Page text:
Pakistani President Zardari and Indian Prime Minister Singh discuss Siachen Glacier and Sir Creek, two border disputes kept alive by lack of trust.
In a rare exchange, Pakistan President Asif Ali Zardari and India Prime Minister Manmohan Singh met in New Delhi over the weekend. The discussion included the long-running border disputes of Siachen Glacier and Sir Creek, two of the smaller but more actionable items standing between the nuclear rivals.
Known as the world’s highest battlefield, Siachen Glacier in the Himalaya Mountains has been the site of intermittent conflict for several decades over who should lay claim to the barren expanse. Though a ceasefire has been in place since 2003, thousands of troops from both sides still patrol the glacier, at times in temperatures far below zero. On Saturday, a massive avalanche near the glacier buried more than 120 Pakistani soldiers with rescue operations yielding no success.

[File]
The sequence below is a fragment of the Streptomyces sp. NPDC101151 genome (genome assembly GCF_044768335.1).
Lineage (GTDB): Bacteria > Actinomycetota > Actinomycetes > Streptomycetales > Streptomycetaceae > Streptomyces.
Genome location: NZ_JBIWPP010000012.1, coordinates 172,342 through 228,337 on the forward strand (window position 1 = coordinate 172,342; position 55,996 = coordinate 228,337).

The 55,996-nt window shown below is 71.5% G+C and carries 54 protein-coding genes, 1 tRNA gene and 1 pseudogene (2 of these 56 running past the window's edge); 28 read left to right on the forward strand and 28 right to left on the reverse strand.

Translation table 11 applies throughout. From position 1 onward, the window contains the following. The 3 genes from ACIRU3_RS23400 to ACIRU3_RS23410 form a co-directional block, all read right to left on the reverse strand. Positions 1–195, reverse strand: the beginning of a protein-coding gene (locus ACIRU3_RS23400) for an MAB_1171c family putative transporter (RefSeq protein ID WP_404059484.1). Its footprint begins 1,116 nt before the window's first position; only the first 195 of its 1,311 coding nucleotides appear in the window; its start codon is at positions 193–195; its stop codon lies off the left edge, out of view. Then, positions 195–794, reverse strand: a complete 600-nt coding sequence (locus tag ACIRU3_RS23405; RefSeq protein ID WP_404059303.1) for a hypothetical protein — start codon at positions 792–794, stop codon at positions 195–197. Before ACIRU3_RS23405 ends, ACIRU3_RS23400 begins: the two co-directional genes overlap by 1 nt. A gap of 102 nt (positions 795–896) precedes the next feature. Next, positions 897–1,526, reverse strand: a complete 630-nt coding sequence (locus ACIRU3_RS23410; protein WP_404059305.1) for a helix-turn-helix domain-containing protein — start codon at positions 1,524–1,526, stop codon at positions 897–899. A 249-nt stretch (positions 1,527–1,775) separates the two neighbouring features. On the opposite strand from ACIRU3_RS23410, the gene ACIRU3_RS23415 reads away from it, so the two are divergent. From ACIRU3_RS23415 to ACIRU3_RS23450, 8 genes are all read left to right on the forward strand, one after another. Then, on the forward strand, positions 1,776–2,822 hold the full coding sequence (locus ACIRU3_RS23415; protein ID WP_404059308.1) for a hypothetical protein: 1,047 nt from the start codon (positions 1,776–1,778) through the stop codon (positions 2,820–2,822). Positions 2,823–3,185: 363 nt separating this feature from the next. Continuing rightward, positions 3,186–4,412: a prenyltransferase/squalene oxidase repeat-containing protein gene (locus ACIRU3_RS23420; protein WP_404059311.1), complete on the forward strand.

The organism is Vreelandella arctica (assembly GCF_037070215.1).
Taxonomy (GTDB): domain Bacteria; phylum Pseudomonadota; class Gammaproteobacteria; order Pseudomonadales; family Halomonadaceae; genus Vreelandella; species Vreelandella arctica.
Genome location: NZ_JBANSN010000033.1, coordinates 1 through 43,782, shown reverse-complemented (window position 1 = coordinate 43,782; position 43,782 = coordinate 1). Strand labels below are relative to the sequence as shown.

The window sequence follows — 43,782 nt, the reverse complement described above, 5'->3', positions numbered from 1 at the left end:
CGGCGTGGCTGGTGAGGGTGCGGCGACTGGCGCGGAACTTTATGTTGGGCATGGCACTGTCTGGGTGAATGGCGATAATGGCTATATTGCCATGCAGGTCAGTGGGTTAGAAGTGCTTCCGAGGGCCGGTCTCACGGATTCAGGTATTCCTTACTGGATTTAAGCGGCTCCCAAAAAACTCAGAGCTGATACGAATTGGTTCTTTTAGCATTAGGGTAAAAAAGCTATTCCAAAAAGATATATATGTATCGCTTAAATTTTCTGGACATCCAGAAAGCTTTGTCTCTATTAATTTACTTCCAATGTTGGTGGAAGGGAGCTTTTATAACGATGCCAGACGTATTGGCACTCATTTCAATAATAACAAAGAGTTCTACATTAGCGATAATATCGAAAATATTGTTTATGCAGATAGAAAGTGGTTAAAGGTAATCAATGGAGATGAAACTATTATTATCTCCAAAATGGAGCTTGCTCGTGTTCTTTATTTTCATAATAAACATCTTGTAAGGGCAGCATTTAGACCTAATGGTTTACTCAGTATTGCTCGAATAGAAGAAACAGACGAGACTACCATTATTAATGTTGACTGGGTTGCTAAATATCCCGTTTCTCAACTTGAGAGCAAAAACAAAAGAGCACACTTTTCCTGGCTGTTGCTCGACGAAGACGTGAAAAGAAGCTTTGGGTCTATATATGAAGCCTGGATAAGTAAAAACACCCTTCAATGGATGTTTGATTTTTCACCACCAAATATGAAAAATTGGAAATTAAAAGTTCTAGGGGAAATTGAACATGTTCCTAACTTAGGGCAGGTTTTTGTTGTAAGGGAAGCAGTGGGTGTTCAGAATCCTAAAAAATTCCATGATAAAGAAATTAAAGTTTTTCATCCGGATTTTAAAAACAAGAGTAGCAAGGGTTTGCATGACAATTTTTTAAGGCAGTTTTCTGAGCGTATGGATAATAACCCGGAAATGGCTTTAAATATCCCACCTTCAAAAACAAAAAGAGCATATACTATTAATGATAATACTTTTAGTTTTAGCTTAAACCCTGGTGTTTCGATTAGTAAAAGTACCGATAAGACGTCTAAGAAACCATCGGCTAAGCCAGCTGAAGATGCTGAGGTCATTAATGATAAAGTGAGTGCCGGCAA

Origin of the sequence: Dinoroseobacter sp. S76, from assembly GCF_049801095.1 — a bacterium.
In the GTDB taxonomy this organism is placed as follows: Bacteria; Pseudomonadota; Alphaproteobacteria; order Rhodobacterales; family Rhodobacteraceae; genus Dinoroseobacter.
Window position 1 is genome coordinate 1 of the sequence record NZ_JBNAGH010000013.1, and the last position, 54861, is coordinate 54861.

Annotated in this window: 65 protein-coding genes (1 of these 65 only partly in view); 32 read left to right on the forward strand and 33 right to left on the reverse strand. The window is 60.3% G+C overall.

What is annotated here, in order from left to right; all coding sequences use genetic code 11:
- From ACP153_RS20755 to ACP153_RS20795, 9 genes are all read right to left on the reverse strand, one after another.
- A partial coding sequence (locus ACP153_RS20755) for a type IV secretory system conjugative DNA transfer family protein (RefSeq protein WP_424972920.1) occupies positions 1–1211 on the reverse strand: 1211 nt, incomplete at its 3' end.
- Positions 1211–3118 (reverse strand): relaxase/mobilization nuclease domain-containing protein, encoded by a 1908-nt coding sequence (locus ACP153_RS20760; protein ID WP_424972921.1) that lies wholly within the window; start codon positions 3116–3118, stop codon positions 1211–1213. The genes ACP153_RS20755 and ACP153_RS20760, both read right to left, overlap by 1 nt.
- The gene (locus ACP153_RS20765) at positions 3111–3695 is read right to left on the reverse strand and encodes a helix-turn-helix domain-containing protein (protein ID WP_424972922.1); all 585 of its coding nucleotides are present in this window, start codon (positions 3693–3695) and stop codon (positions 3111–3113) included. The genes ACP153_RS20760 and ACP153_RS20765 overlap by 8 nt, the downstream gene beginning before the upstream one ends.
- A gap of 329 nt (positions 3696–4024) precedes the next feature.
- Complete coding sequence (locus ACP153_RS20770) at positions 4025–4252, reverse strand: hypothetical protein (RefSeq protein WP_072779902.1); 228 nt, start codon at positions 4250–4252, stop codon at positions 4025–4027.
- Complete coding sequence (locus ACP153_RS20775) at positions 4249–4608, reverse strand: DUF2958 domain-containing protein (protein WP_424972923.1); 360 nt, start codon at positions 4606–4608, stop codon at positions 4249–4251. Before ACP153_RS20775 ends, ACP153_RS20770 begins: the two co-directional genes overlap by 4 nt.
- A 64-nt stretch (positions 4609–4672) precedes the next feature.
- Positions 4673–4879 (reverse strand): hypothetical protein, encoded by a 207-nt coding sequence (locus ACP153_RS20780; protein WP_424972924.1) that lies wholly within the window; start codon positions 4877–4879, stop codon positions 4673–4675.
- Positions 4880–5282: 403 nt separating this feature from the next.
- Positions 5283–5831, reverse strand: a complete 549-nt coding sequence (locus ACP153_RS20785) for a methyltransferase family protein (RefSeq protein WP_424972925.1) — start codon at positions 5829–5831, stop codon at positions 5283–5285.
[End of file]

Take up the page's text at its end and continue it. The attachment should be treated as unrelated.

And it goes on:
While Siachen is a military dispute, Sir Creek, a 60-mile stretch of water between the Indian state of Gujarat and Sindh province of Pakistan is an economic one. Much of the region is rich in oil and gas below the seabed, and control over the creek would have an important bearing on the energy potential of each nation.
Mr. Zardari urged the Prime Minister to expedite the resolution process of the longstanding territorial rows and extended an invitation to Mr. Singh to visit Pakistan soon for further talks. Singh accepted the invitation. But with no assurance on his demand that Pakistan take immediate steps to rein in terror groups operating from its soil, analysts say these border agreements remain a long way off.